Right now, for example, commentators are vying to outdo each other in praise of O'Connor's congeniality, warmth, and deep regard for her former clerks and others around her. This is more than a bit much. It is no insult to O'Connor to say that we really shouldn't be heaping praise on someone because she is basically decent in her everyday social interactions. Supreme Court justice or not, no one merits sainthood for asking after the families of former employees, or contributing to a pot luck office lunch, or even cracking a joke or two.

The problem here is not the focus on personality, but the focus on superficial and meaningless personality traits, instead of on the deeper background and character of the justices. These are worth studying far more than we do.

When a candidate runs for president, we are treated to endless stories about the formative experiences of his lie. Some of this information comes to us through more or less responsible investigative reporting. Some of this comes through the mythmaking apparatus of the campaign, as it sells a candidate on the basis of his or her values and character. And some of this comes through negative stories planted by the opposition. But whatever the means or the medium, we pay attention to the information we learn (if it is trustworthy) because we believe that personal history and formative experiences matter. They invariably shape (and can be a predictor for) the choices public officials make once in office.

This is no less true for Supreme Court justices. Perhaps there are some justices whose jurisprudences did not powerfully reflect their own life experiences and the moral judgment these experiences informed. But surely, much more often, the opposite is true.

O'Connor is the perfect example. As her autobiography makes clear, she is a daughter of the frontier, who holds the frontier values of individualism, a certain kind of toughness, and a distrust for centralized authority. And she's a daughter of the frontier whose political values were shaped under Barry Goldwater in Arizona state politics, and as a woman making her way in a man's world.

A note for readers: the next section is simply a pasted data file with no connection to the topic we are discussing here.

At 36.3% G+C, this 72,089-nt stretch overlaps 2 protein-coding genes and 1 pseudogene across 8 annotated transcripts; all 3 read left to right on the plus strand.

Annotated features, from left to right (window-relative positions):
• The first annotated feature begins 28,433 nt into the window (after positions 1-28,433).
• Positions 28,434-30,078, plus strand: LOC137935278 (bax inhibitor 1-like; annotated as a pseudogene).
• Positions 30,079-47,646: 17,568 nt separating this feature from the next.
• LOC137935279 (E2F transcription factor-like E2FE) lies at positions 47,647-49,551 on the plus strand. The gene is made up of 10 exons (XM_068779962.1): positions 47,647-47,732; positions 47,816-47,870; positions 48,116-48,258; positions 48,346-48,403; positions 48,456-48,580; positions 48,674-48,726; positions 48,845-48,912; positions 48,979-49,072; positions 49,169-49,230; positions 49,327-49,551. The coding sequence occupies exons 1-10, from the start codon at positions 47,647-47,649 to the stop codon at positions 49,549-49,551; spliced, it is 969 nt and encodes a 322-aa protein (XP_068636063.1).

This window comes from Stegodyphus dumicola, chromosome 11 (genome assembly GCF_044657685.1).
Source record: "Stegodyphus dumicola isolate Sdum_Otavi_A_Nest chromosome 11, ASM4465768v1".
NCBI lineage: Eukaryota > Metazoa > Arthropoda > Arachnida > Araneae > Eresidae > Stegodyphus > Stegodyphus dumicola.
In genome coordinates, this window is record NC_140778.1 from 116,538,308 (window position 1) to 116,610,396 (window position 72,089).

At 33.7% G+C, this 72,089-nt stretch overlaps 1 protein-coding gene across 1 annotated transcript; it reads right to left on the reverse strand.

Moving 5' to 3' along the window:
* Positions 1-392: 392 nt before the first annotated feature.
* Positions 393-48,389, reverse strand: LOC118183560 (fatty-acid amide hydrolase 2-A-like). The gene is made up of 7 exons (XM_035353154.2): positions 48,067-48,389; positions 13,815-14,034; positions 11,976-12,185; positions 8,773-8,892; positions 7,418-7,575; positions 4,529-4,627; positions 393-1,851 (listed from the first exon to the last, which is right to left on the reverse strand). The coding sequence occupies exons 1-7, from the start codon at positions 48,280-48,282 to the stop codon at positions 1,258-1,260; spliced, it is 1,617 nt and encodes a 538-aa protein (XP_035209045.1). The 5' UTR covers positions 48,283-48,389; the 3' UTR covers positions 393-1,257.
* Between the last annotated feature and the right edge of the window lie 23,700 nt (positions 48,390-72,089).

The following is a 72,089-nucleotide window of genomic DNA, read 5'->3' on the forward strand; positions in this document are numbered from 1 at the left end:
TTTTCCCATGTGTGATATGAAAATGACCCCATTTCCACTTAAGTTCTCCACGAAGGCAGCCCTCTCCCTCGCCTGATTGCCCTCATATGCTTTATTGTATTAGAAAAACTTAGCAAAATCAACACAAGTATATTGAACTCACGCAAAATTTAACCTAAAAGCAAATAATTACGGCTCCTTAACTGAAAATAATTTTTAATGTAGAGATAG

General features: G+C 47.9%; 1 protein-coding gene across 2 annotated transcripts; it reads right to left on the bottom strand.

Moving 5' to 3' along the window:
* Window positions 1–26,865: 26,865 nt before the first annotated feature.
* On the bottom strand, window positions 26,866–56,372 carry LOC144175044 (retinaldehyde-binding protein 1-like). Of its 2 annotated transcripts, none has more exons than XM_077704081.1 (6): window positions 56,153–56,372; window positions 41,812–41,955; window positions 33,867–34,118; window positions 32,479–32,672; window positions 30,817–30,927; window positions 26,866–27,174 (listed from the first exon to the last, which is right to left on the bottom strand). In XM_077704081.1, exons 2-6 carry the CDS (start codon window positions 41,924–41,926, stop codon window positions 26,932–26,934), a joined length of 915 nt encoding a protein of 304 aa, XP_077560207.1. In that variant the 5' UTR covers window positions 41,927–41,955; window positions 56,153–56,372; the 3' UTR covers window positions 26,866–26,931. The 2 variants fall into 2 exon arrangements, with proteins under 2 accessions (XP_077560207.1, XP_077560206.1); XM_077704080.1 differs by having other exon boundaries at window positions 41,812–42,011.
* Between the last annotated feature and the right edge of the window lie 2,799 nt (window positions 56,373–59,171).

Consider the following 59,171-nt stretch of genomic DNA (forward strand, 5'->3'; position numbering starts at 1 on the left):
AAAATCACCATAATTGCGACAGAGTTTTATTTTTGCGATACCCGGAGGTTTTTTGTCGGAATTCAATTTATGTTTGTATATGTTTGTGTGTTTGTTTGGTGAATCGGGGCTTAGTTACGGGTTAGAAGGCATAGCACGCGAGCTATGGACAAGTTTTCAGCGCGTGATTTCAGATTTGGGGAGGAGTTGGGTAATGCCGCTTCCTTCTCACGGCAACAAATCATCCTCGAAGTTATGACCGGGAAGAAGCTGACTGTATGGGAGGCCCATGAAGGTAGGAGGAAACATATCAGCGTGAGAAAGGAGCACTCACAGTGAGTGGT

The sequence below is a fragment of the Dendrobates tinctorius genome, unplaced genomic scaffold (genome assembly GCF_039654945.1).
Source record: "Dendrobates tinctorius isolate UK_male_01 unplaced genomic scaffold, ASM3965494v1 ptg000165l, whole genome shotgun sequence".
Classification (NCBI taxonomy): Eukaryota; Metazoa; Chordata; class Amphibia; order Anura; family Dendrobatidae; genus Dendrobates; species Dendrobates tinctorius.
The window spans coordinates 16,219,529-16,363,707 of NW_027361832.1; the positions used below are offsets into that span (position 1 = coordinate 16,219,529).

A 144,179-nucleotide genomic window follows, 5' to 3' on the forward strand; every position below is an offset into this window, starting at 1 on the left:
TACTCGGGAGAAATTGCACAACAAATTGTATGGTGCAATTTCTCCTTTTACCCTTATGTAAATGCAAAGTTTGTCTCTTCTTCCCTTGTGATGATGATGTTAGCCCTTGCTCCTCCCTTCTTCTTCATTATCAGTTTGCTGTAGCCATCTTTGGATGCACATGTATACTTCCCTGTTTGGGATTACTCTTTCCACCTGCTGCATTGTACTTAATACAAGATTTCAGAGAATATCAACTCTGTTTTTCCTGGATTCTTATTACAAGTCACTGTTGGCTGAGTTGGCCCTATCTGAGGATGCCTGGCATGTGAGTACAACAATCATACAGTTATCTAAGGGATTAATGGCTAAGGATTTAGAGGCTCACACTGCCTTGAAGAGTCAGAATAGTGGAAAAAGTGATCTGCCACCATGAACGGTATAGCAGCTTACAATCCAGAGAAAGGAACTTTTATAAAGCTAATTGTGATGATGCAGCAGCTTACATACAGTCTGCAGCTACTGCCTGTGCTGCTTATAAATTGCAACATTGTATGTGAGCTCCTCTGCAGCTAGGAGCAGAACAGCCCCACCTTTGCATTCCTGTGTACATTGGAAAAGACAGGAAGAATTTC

O'Connor's jurisprudence fits this background and experience to a tee. She was tough on crime in just the way a frontier judge (as she had been) would likely be. She was an advocate of states' rights -- not for the old-fashioned, invidious reason of protecting Jim Crow against federal dismantling, but for the pragmatic Western reason of really believing that most problems are better solved locally than nationally.

She was a skeptic as to affirmative action -- a kind of "group think" to which she was allergic, preferring that candidates be judged on their individual performance. Yet, interestingly, she was less skeptical of such programs when the beneficiaries were women - perhaps because she knew the sting of gender discrimination first-hand. Famously, her top grades at Stanford Law did not matter in the job market - in which she was offered positions not as an attorney, but as an attorney's secretary.

When Assessing Nominees, We Should Look to Character, Not Just Views on the Law

As the nation girds for a political war over O'Connor's replacement, there is a lesson in our experience with O'Connor herself: Characters bears itself out in action.

So if we want to know what kind of Supreme Court justice a nominee will turn out to be, we should hope that the members of the Senate Judiciary Committee ask at least as many questions that probe the background and character of the nominee, as those directed at the nominee's views on specific legal issues.

If history is any guide, it is all too easy to give vague and slippery answers to jurisprudential questions. No nominee will admit to having prejudged any of the important legal issues that might come before the Court, whether the issue is gay marriage or flag burning or whatever else. Instead, the nominee - whoever he or she may be - will doubtless hide behind legal abstractions and general statements of principle.

But personal history - family, upbringing, friends, career experiences, intellectual interests and icons: these are what they are. A candidate may easily obscure his or her true views, but cannot easily obscure the choices he or she has made in life, or their significance.

And these choices are as significant as they are plain: They are likely to tell us more about what kind of justice a nominee will prove to be than some carefully rehearsed mumbo jumbo about the nominee's views on due process or equal protection.

With O'Connor, the nation got exactly what another Westerner, Ronald Reagan, undoubtedly expected. And I'll bet Reagan's expectations weren't based so much on the decisions O'Connor wrote, as on the person he discerned that she was - a person with whom he felt he could make common cause.

If the Senate does its job, we won't be surprised this time around either.

Edward Lazarus, a FindLaw columnist, writes about, practices, and teaches law in Los Angeles. A former federal prosecutor, he is the author of two books -- most recently, Closed Chambers: The Rise, Fall, and Future of the Modern Supreme Court.